I’ve just had the absolute pleasure of watching I Killed My Mother. I Killed My Mother is a 2009 Quebec biographical drama film written and directed by Xavier Dolan. It is an exposé on the complexity of the mother and son bond.
The film begins with Hubert Minel giving a black-and-white monologue explaining how he loves his mother but can’t stand being her son; he also reveals that when he was younger things were better between them.
Hubert is a 16-year-old Québécois living in suburban Montreal with his single mother, Chantale, who divorced Hubert’s father, Richard, when he was younger. Hubert barely sees his father and this adds to the animosity between mother and son. Driving him to school one morning an argument starts about Chantale applying makeup whilst driving, the argument ends when Chantale stops the car and tells him to walk to school. At school Hubert claims to his teacher, Ms Cloutier that his mother is dead. After the teacher finds out that it is a lie, she expresses this lie as “you killed your mother”. This inspires Hubert to write an essay for school titled “I killed my mother”.
Later in the film, Hubert’s friend Antonin is revealed to be his boyfriend, but Hubert has not told his mother and she finds out from Antonin’s mother, who thought she knew. Chantale, to some extent, accepts his homosexuality; however she appears hurt that her son didn’t tell her. Hubert wants to live in his own apartment, and is happy that his mother says it is a good idea, but the next day she has changed her mind and does not allow it, she thinks he is too young. Their relationship continues to deteriorate and Hubert goes to live with his boyfriend. His father Richard invites him over however once there Richard and Chantale tell Hubert they’ve decided to send him to a boarding school in Coaticook. Hubert is deeply angered that his father makes the decision being as Hubert only sees his father at Christmas and Easter.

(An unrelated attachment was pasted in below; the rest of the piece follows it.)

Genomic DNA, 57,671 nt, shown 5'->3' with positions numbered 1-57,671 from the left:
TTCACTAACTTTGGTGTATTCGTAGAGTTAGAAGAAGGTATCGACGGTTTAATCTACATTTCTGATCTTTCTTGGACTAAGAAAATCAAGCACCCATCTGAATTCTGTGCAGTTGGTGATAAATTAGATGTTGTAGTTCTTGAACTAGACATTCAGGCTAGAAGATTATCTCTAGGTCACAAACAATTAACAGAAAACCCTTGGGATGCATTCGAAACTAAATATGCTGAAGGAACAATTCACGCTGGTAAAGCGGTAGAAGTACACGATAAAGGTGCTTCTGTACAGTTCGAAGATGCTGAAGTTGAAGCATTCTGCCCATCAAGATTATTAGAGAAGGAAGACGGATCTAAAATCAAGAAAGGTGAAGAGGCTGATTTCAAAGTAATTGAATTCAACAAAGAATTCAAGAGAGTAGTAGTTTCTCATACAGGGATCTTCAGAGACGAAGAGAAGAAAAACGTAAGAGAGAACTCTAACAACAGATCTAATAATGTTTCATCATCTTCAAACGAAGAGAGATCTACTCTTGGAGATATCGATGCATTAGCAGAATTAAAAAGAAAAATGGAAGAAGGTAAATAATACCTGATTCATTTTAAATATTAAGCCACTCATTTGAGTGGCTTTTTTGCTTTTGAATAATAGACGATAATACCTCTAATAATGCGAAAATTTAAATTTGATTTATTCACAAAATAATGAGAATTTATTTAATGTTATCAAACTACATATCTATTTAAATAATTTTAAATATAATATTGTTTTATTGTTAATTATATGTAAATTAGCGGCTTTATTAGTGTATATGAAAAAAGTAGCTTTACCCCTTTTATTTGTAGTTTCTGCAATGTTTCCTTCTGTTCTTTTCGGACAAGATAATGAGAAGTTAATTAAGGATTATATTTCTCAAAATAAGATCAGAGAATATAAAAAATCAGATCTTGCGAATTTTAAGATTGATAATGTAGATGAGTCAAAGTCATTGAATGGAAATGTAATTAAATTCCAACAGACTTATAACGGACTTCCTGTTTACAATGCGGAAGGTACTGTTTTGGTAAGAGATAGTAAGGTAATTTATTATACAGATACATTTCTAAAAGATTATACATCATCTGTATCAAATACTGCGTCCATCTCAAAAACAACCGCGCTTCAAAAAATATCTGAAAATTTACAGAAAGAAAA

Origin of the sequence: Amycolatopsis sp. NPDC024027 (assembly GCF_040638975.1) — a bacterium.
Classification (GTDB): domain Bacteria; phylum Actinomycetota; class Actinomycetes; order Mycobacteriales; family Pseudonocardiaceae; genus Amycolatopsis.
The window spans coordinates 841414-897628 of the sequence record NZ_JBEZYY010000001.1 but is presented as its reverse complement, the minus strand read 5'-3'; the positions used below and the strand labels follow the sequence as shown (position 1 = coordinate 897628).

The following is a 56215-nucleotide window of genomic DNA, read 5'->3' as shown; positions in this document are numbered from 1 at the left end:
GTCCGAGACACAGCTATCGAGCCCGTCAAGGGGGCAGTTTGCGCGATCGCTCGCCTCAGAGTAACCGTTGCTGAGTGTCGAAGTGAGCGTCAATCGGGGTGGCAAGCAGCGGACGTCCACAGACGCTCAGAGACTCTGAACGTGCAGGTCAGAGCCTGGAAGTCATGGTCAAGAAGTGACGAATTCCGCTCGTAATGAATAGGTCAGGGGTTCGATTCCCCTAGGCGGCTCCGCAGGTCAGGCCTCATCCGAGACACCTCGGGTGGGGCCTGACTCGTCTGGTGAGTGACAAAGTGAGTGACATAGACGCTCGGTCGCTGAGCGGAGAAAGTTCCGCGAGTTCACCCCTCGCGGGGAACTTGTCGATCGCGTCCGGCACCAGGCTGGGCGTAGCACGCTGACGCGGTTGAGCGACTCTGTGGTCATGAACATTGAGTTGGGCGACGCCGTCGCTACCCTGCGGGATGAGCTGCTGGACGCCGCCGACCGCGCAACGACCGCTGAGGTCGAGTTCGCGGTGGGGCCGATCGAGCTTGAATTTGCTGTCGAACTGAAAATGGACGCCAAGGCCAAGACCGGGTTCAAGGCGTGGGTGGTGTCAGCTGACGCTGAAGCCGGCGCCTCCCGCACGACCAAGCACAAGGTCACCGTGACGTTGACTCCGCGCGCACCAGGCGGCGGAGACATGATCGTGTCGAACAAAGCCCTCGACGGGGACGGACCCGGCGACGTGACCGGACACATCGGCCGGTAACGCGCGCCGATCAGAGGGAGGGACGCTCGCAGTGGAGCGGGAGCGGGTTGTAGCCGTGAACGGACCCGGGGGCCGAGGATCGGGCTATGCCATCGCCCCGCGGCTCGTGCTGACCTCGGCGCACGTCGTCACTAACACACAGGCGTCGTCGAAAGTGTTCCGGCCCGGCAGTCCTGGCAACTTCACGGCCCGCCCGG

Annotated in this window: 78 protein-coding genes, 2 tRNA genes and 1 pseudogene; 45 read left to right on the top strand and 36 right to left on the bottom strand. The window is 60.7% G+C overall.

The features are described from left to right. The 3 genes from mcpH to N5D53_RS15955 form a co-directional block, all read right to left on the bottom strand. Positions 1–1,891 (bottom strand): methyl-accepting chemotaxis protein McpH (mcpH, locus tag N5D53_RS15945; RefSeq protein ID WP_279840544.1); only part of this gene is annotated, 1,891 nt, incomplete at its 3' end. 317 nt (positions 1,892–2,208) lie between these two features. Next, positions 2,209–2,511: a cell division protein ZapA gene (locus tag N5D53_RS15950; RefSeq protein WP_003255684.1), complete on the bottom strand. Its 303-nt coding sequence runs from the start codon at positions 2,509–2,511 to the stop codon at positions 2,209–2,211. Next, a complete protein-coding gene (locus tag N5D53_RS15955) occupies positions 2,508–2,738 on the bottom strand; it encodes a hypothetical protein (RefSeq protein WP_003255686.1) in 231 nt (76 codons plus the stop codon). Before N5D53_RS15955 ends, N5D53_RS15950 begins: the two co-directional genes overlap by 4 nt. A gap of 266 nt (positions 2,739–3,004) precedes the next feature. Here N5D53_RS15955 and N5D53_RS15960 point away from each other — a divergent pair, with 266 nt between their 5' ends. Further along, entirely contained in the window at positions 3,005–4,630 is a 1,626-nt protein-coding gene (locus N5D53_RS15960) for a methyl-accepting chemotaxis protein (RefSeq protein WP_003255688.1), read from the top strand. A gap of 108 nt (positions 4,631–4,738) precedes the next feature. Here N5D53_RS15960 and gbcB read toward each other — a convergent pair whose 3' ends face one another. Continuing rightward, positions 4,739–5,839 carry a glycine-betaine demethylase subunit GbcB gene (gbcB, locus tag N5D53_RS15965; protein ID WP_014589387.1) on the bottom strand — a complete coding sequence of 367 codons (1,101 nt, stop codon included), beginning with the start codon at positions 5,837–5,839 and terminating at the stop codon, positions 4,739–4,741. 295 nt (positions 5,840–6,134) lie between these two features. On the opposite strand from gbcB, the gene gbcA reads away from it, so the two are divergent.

At the Catholic boarding school Hubert meets Eric, with whom he has a minor affair. Eric invites Hubert to go to a nightclub with the other students, where they kiss and Hubert takes speed. He takes the Metro home, wakes his mother, and has an emotional conversation with her. The next morning, she sends Hubert back to the boarding school.
Back at school, Hubert is beaten by two fellow students. Hubert runs away with the help of Antonin who has borrowed his mother’s car. On the journey Antonin tells Hubert that he is selfish and only cares about himself. The school’s principal calls Chantale to inform her of the developments as well revealing the note Hubert left; saying he will be “In his kingdom”. The principal also begins to lecture Chantale which causes her to have an angry outburst at him, saying how he thinks he’s better than her and how he has no right to judge a single mother. Chantale knows exactly where Hubert’s “kingdom” is; the house he lived as a child with both his parents and indeed Hubert and Antonin are there. Chantale sits next to Hubert overlooking the beach. The film ends with a home movie clip of Hubert as a child playing with his mother.
It was a truly beautiful film, that spectacularly depicted the complexity of mother-son relationships, and the difficulties of teenage years, as well as parenting. The characters were portrayed with such raw emotion and honesty that it’s impossible not to empathise with each of them, and it’s impossible not to fall in love with every character. Anne Dorval is terrific as Chantale, and Suzanne Clement as Julie. Francois Arnaud is terrific as Antonin, giving a great showing of his acting talent. However, the stand-out performance was definitely from the absolutely brilliant Xavier Dolan as Hubert, showing off some pheonomenal ability (combined also with the fact that he wrote and directed the film as well).
It’s a truly exceptional film, and one that any fan of cinema should watch.
Thanks for reading.